What, Do we have cooties?
What City Paper has done this year is privilege the work of men and ignore the work of women.
Published: December 26, 2012
Bob Price is Right
Bravo! to the City Paper on its reporting about Bob Price, the unemployed steelworker (“A Millwright’s Tale,” City Folk, Dec. 12). Finally, a story about an intelligent workingman with insight about the state of American labor and real ideas about what needs to be done about the Sparrows Point plant. What we don’t need is another Disneyland, a Six Flags amusement park, or if our politicans-for-hire have their way, a Grand Prix raceway. I applaud Ed Ericson Jr. of the City Paper for his refusal to stereotype workingpeople as just so many Homer Simpsons with nothing to offer—something not to be found in “mainstream” media (read: Rodricks of The Baltimore Sun) which pushes the ridiculous myth that manufacturing jobs are being shipped overseas “because Americans don’t want to do such work” or other nonsense such as importing more cheap labor from south of the border is necessary because “Americans don’t want to do such blue-collar work.” What next, another rigged referendum catering to the misguided minority that manufacturing is no longer necessary in our new-and-improved casino economy?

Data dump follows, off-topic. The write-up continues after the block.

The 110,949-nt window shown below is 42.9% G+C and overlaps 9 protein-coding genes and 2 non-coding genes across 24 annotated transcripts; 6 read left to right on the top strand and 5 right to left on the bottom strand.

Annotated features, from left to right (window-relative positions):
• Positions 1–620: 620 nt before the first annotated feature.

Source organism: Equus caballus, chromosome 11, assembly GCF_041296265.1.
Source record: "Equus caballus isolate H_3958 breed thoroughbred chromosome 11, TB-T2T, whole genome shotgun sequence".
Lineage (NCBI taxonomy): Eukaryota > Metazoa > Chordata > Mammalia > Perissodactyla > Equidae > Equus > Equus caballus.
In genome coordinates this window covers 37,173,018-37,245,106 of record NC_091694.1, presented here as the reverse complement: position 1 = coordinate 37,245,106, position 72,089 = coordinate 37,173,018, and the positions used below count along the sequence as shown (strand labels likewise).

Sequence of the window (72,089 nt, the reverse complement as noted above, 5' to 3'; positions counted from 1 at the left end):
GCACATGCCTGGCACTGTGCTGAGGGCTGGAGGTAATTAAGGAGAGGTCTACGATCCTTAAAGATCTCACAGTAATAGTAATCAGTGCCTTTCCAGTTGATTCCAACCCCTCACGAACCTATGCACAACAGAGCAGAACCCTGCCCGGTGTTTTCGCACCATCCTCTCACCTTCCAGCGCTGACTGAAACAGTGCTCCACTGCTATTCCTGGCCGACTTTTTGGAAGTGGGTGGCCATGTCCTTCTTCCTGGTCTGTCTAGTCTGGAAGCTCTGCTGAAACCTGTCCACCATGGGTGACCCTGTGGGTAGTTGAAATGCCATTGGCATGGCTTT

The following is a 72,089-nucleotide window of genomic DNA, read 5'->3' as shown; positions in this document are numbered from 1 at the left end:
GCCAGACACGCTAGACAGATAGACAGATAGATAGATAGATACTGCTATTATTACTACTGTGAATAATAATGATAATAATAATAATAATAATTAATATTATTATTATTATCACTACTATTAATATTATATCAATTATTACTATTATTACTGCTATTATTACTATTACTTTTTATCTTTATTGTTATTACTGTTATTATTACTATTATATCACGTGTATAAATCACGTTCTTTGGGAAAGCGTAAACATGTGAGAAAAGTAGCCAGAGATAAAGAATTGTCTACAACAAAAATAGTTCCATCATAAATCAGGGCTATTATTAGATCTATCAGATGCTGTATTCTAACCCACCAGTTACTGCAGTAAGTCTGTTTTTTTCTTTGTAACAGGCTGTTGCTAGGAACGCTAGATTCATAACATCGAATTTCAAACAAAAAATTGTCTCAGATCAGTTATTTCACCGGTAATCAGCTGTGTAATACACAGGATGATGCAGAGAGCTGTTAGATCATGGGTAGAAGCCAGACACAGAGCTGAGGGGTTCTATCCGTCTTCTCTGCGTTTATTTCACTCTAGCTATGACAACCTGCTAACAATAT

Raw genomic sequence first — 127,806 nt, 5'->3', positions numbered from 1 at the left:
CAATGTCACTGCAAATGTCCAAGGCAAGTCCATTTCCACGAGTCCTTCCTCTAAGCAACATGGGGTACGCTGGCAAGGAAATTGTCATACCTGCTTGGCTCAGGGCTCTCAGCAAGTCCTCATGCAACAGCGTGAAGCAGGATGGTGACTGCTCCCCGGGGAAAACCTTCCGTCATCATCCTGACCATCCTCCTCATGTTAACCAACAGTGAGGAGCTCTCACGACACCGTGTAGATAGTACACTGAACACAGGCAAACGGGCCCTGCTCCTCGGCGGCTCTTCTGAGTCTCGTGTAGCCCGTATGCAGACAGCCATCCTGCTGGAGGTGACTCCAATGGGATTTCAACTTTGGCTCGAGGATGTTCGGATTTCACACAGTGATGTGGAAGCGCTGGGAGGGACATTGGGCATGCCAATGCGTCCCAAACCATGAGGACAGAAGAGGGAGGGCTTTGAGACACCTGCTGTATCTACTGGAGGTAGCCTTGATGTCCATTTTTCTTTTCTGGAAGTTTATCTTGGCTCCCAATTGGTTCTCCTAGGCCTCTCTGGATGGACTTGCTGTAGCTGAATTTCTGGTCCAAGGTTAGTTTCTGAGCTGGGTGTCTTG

What, Do we have cooties?
As a Baltimore native and a writer myself, I love to pick up City Paper when I’m at home in Baltimore. But I was profoundly disappointed to see your top ten of 2012 issue (Feature, Dec. 12), which included ZERO females in the list of top ten fiction books and only three in the list of nonfiction books. City Paper, a publication that I’ve always thought of as progressive, can and should be doing more to lessen the persistent and archaic gender disparity in the publishing and literary world. This is not a case of “men writing better books” or “we chose the books we liked the most”; there is, and has been, overwhelmingly excellent writing published by women for years. Is there a reason you left out critically acclaimed novels by females in 2012, including fiction by Zadie Smith, Sheila Heti, Gillian Flynn, Lauren Groff, Jami Attenberg, and more? What City Paper has done this year is privilege the work of men and ignore the work of women, thus reinforcing the extreme lack of attention and acceptance that women writers receive from the establishment in the writing world, be that The New York Times, literary magazines, or a simple alt-weekly. I invite you to visit VIDAweb.org (vidaweb.org/the-count) and learn why gender disparity in the writing world matters. Perhaps you’ll think twice before publishing another biased and myopic list like this one.
Corrections: The photograph of DJ Landis Expandis in Hey DJ (Dec. 12) should have been attributed to Theresa Keil.
In “Christmix” (Music, Dec. 19), we mistakenly referred to the title of the album Holidays Rule.
Though we correctly printed the winners of our annual poetry prize in the body of the paper (Feature, Dec. 19), in the introduction we transposed the second and third place winners. City Paper regrets the errors.